Aim of the work: The aim of the present work was to study the role of vascular surgery in the
management of primary vasculitis patients with peripheral ischemic manifestations. Patients and methods:
Ten primary vasculitis patients with peripheral ischemic manifestations were studied and reviewed
for the diagnosis, clinical manifestations, investigations, treatment options and role of vascular surgery.
The Birmingham Vasculitis Activity Score (BVAS) was recorded. Results: Giant cell arteritis was present
in one patient; granulomatosis with polyangiitis in 5, essential cryoglobulinemic vasculitis in 3 and
1 (child) had Henoch–Schönlein purpura. They showed the following peripheral vascular manifestations: intermittent
claudications, Raynauds, deep venous thrombosis and thrombophelebitis in 10% each; digital ulceration and trophic
changes in 20% while acrocyanosis and dry gangrene were present in 30%. Renal involvement was present in 60% of patients.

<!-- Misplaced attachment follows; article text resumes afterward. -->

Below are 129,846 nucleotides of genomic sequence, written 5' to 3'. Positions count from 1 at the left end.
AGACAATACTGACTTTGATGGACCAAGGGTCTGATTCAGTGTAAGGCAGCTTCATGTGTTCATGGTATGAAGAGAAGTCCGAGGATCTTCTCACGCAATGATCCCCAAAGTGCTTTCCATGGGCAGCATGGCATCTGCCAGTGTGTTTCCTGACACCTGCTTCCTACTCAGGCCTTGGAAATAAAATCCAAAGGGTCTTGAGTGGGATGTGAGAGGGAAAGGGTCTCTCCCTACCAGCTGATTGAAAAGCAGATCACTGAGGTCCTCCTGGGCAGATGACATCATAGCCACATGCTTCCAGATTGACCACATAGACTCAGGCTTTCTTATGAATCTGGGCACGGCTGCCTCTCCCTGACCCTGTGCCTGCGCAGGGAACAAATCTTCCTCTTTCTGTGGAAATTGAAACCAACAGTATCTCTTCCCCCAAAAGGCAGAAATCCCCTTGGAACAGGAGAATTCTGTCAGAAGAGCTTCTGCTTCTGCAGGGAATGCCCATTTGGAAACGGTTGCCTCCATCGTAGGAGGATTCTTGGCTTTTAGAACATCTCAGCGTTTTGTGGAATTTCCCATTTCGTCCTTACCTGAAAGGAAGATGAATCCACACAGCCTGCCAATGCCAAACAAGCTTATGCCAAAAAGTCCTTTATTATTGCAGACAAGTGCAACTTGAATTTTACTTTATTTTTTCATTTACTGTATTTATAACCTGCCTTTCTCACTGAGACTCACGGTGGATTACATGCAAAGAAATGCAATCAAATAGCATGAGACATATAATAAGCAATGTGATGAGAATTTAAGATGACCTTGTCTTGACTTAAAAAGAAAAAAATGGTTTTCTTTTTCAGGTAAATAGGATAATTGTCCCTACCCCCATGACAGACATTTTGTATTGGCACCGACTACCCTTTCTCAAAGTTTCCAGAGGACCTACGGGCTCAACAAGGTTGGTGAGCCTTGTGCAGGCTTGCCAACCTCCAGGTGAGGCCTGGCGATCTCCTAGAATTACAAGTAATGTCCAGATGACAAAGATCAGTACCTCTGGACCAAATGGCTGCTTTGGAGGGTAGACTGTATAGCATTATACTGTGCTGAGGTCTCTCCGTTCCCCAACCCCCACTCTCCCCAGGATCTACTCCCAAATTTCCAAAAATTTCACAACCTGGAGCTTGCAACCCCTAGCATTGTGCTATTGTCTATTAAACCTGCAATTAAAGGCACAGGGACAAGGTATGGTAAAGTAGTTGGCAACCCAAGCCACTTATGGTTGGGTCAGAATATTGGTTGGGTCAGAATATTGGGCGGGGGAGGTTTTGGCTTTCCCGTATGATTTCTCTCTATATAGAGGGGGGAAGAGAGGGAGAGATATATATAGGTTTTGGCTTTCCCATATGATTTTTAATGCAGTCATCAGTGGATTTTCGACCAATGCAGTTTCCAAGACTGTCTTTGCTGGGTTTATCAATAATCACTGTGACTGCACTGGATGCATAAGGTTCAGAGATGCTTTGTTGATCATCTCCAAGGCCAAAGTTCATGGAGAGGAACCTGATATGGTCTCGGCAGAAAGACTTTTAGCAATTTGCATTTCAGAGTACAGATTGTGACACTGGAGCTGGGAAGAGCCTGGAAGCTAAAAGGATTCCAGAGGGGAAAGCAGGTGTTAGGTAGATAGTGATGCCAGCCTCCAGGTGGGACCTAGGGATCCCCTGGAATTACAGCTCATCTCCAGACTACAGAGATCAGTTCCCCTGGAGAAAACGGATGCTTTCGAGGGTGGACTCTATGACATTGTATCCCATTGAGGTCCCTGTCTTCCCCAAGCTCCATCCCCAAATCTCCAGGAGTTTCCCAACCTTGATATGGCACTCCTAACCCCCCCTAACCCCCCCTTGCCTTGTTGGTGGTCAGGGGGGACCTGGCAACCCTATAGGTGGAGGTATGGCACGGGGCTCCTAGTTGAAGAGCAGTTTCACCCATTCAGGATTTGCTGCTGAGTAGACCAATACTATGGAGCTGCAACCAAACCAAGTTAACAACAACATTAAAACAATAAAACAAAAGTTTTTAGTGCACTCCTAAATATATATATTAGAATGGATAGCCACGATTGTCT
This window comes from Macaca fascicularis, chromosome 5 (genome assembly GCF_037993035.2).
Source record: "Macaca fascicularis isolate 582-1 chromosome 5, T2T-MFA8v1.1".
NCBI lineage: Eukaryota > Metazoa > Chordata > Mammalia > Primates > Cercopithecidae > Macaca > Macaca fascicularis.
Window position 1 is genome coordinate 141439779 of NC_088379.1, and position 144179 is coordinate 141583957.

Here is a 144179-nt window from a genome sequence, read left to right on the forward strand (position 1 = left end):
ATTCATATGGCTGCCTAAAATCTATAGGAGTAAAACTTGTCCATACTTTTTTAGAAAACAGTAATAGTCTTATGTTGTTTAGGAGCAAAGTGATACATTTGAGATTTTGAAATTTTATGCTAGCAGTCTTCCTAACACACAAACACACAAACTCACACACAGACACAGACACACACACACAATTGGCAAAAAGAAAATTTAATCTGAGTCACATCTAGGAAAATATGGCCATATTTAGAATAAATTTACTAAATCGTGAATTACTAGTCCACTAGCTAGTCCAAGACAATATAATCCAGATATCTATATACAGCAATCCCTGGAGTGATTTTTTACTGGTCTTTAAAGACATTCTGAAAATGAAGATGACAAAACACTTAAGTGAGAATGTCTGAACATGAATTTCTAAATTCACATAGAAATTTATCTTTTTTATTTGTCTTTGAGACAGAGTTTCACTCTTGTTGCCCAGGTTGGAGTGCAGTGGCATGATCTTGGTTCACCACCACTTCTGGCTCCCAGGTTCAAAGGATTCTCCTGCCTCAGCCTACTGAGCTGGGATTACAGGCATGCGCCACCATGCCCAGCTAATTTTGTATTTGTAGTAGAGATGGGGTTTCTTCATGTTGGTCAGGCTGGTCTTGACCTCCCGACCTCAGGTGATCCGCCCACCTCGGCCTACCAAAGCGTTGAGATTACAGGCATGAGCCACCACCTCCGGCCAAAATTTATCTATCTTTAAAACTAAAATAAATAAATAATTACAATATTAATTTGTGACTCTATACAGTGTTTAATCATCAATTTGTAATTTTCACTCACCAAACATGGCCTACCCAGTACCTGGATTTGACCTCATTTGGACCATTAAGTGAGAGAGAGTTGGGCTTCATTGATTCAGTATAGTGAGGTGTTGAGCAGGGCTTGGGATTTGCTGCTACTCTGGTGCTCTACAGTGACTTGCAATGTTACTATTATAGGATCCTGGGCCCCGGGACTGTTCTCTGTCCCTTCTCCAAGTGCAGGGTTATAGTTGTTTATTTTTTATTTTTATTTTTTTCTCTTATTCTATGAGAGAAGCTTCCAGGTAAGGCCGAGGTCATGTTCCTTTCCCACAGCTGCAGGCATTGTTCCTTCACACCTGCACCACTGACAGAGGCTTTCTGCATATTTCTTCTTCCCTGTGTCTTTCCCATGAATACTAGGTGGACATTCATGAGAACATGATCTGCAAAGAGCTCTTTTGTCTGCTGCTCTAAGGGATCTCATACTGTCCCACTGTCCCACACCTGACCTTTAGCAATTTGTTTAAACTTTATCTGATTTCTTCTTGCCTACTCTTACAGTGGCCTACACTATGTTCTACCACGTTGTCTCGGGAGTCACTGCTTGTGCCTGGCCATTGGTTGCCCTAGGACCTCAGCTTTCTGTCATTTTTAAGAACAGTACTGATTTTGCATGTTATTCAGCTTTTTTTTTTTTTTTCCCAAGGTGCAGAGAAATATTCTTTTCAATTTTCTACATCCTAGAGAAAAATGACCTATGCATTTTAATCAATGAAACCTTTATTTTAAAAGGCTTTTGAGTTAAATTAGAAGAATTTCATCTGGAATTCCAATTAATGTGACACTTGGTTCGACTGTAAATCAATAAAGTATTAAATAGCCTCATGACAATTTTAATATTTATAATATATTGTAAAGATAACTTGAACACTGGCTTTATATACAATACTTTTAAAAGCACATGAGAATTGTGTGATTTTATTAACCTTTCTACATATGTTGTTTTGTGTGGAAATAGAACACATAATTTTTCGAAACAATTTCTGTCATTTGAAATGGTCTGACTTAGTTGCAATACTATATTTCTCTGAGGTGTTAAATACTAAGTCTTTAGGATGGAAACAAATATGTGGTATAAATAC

The mean BVAS was 11.5±6.57 at initial presentation. The disease activity remarkably improved over the disease
course in all patients to be at their last visit (2.6±2.22) (p=0.002). Regarding the vascular surgery role in their management,
in addition to their medical treatment, 40% required an additional surgical intervention. Two had a minor amputation
of the toes; one performed thoracoscopic cervical sympathectomy and another needed tibial angioplasty. Conclusion:
Primary vasculitis patients presenting with peripheral ischemic manifestations require surgical attention. Their management
is essentially medical and individualized to the diagnosis and presenting symptoms. Endovascular treatment may offer
a safe and less invasive approach in high surgical risk patients. Sympathectomy is of high therapeutic potential in those
with severe pain and trophic changes.